The destruction wrought by extreme weather is often spectacular in its devastation, but the quiet threat of subsequent chemical release can be just as deadly. Damage to infrastructure can lead to toxic substances like chlorine or ammonia contaminating our air and water. While this scenario is probably not top-of-mind for most people when high winds and pouring rain are bearing down on their community, the Department of Homeland Security (DHS) Science and Technology Directorate (S&T) anticipates and prepares for this possibility.
“Emergency response decision makers need critical information about chemical hazards in order to keep their communities safe,” said Dr. Shannon Fox, director of S&T’s Chemical Security Analysis Center (CSAC). “Using science-based chemical threat and hazard analysis, CSAC stands ready to assist emergency planning, preparedness, and response efforts during natural and human-induced disasters.”
Chemical security experts provide a 24/7 Technical Assistance hotline (410.417.0910) and execute crucial modeling and analysis on a variety of chemical hazards, vulnerabilities, and incidents—including tropical storms, hurricanes and other severe weather conditions.
The more than 14 million people along the United States’ Gulf Coast, and more than 32 million people along the Atlantic Coast, are frequently under threat from tropical storms and hurricanes. The frequency of severe storms has been increasing, with dozens of named storms originating in the Atlantic in recent years. With each storm, actionable information about potential chemical hazards must be readily accessible to emergency planners and first responders at a moment’s notice. It can mean the difference between life and death for scores of people in communities across the country where residential areas are near industrial facilities or are transited by trucks or rail systems that transport chemicals.
In August 2020, CSAC provided critical and time-sensitive information to support emergency response efforts when Hurricane Laura ignited a chlorine leak at a BioLab facility near Lake Charles, Louisiana—just one example of the nearly 70 requests CSAC receives per year. CSAC takes six vital steps to support preparedness and resiliency in the face of extreme weather:
- Quickly gather information on chemical facility infrastructure in the storm’s path. CSAC collects information from partners and open source data on chemical facility infrastructure in the projected path of the tropical storm.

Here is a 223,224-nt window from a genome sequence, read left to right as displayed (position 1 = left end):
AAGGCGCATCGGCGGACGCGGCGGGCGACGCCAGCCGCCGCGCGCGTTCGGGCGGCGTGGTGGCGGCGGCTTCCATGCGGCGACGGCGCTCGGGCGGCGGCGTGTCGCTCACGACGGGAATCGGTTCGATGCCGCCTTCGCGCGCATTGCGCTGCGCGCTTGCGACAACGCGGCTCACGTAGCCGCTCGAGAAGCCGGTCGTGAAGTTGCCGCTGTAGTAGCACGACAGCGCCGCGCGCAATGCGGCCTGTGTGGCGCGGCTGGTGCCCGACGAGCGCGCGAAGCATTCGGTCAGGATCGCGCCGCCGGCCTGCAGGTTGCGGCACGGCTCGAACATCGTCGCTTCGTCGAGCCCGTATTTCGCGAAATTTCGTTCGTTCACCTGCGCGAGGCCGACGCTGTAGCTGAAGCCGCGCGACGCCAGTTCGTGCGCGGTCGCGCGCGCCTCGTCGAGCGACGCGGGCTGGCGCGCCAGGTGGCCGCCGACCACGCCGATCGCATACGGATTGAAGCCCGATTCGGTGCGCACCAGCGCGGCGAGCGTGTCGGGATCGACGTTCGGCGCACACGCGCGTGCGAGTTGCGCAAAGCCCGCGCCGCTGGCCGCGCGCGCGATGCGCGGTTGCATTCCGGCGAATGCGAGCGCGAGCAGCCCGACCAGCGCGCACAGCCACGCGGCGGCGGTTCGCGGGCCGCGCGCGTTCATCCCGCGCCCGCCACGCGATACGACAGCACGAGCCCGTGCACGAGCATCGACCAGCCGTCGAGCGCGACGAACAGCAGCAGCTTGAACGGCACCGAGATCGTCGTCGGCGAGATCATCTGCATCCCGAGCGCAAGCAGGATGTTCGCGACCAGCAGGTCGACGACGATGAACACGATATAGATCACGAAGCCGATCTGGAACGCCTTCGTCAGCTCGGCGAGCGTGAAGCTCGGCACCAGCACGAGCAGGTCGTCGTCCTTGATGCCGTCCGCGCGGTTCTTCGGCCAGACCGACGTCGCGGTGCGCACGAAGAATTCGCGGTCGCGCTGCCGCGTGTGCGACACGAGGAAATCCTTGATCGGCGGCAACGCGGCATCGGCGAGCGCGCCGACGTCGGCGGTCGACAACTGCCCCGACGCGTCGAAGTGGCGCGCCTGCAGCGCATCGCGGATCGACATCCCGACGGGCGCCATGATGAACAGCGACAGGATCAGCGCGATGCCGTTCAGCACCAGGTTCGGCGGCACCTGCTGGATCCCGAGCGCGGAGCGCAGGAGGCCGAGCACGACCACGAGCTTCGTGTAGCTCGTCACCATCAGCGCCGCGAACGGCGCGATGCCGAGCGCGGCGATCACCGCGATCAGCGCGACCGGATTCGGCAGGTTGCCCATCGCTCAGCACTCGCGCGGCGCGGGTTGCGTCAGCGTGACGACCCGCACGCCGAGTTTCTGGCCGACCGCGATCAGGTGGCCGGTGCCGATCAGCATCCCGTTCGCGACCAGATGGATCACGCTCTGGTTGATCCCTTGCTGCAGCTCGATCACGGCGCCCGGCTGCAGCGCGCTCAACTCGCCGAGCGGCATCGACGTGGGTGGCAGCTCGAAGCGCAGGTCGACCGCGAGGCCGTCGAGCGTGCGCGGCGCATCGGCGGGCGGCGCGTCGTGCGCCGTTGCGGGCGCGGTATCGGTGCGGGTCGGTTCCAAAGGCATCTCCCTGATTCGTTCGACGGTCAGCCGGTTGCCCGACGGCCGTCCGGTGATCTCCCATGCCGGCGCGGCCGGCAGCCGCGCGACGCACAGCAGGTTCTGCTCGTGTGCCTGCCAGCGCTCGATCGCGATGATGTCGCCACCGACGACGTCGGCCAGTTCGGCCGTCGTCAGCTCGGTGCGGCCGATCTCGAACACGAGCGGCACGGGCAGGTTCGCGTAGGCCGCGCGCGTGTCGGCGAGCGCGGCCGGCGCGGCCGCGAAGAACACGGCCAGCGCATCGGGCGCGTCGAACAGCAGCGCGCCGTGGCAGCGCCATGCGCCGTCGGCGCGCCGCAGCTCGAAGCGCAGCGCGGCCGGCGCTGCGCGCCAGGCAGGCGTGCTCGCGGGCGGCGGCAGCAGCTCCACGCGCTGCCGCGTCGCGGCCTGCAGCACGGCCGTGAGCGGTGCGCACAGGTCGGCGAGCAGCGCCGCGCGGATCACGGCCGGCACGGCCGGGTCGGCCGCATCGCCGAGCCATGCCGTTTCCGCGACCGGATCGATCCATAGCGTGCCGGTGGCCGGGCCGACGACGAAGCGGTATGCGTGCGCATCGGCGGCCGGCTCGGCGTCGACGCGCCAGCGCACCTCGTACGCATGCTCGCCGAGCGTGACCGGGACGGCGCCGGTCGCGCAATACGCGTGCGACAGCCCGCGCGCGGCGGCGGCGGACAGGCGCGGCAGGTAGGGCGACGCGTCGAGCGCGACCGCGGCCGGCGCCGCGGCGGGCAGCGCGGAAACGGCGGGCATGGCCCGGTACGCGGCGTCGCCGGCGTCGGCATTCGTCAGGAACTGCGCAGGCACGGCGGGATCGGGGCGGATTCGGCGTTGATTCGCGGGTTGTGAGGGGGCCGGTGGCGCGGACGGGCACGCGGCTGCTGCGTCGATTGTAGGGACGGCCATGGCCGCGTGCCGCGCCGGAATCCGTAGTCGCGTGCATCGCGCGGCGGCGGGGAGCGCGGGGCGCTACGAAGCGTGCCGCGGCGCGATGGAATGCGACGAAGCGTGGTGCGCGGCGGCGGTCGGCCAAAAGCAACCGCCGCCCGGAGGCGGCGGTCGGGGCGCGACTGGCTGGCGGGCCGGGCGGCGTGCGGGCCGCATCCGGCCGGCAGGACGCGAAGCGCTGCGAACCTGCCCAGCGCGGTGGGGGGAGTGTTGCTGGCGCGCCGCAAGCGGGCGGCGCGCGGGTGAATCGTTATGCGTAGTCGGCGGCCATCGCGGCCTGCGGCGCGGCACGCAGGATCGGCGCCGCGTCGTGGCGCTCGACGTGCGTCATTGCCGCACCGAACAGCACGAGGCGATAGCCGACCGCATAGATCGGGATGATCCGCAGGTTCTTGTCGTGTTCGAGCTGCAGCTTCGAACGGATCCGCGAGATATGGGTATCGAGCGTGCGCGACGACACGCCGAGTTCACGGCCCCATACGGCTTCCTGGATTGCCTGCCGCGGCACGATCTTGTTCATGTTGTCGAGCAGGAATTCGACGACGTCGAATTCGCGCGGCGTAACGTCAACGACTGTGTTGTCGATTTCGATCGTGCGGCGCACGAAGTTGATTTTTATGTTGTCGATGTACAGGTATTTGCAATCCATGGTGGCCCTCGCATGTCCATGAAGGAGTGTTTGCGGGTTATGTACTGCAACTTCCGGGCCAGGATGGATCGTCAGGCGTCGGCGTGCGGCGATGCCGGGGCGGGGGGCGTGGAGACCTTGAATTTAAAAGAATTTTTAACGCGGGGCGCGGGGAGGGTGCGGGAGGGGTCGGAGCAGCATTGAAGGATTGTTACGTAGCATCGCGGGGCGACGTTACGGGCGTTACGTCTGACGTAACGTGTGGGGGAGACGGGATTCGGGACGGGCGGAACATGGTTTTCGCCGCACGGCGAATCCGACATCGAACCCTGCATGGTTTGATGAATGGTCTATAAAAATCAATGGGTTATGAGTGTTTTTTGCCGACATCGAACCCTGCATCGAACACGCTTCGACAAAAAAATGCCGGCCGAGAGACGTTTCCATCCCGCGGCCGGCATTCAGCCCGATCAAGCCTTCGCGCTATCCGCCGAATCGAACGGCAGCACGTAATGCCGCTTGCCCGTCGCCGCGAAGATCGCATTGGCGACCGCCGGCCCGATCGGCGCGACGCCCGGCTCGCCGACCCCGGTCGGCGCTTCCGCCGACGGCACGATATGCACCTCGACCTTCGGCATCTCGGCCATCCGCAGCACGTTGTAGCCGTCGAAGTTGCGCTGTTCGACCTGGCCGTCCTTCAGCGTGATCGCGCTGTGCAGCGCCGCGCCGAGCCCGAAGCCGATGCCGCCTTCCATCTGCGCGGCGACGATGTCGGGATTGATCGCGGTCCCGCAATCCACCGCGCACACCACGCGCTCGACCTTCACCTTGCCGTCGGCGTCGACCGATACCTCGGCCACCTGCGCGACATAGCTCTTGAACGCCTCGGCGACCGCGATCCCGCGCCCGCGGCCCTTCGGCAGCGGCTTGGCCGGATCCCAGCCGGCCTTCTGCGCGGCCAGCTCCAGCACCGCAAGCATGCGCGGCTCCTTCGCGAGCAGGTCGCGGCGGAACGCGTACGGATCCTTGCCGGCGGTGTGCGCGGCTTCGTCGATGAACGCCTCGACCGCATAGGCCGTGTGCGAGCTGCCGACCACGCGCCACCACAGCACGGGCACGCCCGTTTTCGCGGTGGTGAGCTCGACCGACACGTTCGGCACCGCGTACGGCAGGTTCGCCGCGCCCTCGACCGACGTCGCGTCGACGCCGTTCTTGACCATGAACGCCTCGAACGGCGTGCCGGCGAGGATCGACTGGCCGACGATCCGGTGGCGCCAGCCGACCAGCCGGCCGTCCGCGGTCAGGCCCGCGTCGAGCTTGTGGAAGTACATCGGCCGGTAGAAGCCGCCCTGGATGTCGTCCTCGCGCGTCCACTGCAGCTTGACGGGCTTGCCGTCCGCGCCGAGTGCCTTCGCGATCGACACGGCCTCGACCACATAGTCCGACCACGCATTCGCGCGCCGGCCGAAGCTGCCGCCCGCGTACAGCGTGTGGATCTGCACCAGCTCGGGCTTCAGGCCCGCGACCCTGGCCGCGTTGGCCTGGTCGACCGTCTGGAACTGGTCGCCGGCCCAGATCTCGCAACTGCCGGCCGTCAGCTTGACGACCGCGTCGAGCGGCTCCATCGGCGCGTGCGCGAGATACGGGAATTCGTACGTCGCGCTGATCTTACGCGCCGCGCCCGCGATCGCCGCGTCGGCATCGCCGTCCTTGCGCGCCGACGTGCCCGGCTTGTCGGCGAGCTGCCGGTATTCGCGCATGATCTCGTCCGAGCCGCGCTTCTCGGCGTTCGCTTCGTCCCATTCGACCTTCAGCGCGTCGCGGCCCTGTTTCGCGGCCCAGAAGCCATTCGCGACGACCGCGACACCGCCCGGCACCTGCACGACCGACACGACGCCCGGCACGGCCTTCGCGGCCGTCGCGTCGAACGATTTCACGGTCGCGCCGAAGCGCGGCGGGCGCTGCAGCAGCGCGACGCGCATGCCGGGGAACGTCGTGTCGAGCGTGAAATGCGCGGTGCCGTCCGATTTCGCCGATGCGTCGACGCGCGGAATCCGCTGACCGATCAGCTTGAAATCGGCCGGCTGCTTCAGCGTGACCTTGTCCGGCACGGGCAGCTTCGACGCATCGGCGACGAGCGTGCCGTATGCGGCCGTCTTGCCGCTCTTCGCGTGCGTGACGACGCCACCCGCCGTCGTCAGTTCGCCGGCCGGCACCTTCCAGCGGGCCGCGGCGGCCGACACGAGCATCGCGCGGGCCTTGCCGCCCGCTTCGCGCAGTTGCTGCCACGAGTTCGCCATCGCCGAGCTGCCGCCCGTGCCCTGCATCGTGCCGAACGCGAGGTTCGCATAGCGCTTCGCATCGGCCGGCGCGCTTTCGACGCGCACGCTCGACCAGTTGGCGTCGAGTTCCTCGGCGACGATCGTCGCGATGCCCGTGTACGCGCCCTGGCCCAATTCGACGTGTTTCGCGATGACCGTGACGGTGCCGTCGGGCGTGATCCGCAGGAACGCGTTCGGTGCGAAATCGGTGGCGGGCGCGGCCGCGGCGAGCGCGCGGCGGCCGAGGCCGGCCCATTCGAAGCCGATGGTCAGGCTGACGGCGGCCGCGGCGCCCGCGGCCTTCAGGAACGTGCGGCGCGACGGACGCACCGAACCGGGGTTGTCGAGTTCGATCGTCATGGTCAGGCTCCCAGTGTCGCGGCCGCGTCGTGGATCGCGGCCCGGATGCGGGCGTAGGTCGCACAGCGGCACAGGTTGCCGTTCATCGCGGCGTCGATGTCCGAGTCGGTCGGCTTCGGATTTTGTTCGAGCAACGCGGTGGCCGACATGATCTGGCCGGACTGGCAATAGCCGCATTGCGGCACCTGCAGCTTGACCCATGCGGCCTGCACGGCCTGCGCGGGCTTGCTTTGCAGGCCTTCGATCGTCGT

- Assess the danger posed by chemicals held within facilities likely to be in the storm’s path. CSAC assesses the properties of chemicals produced and stored by the facilities identified to understand all hazards they pose if released.
- Understand the storm’s characteristics. CSAC uses sophisticated modeling to assess the effects of storm surges and high winds, particularly on power generation, which may pose a grave threat to chemical facility infrastructure and related operations and processes that promote safety.
- Identify when the storm will hit and assess the potential damage. CSAC assesses the time to landfall of the storm and provides analyses and actionable information on the potential impact of damaged chemical facilities.
- Remain in close contact with emergency response planners. CSAC works closely with the Federal Emergency Management Agency (FEMA), and specifically FEMA’s Interagency Modeling and Atmospheric Assessment Center, to provide chemical hazard support to FEMA’s national and regional assets.
- Provide direct information to those in the field who are responding to the storm. CSAC supports the National Guard’s Civil Support Teams for on-the-ground activities before landfall and events as they occur during and post storm evaluation.
CSAC is the nation’s only federal laboratory dedicated to assessing threats associated with large-scale chemical incidents or chemical terrorism using research, analysis, and knowledge management. The lab’s capabilities meet urgent mission needs of DHS operational components and partners, including stemming the flow of illicit opioids, preparing for and responding to harmful chemical releases, and safeguarding our food supply, among others.
For more information on CSAC’s mission and capabilities, visit: https://www.dhs.gov/science-and-technology/csac.